Aloha, Kathleen and Erik
We took a drive along Highway 36 past the Kahului Airport in the direction of Hana in Maui one morning to catch the surfing action at Ho’okipia Beach. This is one of Maui’s world-class surfing and windsurfing spots, popular amongst local and tourists. There was a distinct aroma of Hawaii emanating the air as we approach (I think you can guess). By agreement, the surfers have the ocean to themselves until around 1PM, then it belongs to the windsurfers. Windsurfing has evolved to kiteboarding where Kanaha Beach is Maui’s hot spot.
This picture reminds all that wave and rip currents can be rather treacherous. Although the waves were not as high as we have seen during our visits, they did look powerful and eventually crashed onto a rock corral shore which certainly could do some severe damage to the un-prepared.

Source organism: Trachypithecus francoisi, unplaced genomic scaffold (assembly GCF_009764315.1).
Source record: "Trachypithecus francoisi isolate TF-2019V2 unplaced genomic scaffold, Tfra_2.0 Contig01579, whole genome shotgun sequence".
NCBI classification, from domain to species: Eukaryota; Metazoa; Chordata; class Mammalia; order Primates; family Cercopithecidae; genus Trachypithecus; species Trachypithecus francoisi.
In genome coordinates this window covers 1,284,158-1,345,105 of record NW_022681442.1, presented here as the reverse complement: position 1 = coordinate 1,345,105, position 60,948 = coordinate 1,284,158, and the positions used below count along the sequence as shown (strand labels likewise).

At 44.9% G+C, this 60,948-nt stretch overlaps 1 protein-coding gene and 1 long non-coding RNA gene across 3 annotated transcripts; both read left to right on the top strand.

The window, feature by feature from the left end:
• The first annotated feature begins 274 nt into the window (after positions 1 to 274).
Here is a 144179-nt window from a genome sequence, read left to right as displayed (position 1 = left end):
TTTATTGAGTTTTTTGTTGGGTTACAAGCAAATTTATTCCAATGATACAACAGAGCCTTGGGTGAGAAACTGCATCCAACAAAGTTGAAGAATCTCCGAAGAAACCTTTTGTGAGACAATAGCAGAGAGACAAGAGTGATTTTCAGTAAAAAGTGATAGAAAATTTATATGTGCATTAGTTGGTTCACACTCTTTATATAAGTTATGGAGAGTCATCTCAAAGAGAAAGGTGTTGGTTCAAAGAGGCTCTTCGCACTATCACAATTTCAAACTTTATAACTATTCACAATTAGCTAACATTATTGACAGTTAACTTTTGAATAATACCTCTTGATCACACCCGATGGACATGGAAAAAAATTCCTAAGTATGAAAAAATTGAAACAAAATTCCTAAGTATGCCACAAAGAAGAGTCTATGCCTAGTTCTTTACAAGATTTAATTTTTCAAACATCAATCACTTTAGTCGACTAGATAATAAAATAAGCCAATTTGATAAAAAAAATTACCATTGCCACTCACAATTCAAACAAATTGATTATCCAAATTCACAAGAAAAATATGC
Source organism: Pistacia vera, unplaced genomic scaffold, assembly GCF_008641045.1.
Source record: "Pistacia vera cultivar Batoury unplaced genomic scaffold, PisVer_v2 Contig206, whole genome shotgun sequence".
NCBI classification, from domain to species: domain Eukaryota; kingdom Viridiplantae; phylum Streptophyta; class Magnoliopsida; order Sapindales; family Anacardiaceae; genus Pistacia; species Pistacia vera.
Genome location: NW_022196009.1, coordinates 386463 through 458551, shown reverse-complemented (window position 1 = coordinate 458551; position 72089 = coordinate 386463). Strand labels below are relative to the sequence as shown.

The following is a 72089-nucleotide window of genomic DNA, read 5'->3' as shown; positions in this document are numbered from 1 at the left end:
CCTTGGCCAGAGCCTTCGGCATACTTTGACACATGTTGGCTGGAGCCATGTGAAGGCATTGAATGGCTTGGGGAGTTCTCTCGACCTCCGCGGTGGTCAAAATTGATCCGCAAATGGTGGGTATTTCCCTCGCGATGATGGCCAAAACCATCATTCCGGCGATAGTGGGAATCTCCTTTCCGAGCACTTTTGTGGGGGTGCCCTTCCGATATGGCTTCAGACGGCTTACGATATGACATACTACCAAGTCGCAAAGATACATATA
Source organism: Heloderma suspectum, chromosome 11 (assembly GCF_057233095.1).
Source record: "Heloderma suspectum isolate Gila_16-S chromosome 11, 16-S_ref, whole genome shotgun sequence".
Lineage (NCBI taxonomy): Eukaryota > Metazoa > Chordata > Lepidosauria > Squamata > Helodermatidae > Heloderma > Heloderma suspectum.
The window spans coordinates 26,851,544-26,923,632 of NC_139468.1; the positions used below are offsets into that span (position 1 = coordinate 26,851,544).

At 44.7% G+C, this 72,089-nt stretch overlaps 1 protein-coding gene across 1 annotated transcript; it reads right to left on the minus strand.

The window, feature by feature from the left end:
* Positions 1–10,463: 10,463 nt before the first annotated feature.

Photo Tip – most of the windsurfing and surfing shots were taken with a Nikon D7000, ISO 400, equipped with a 70-200mm f2.8 Nikon Lens and a Nikon 2x Doubler. All of this was mounted on a tripod which only had one leg extended (ie improvised Mono-Pod) so we could pan the camera to follow the action. All shots were captured in RAW for maximum flexibility in Post Processing.
Thanks for you kind visit and come back soon!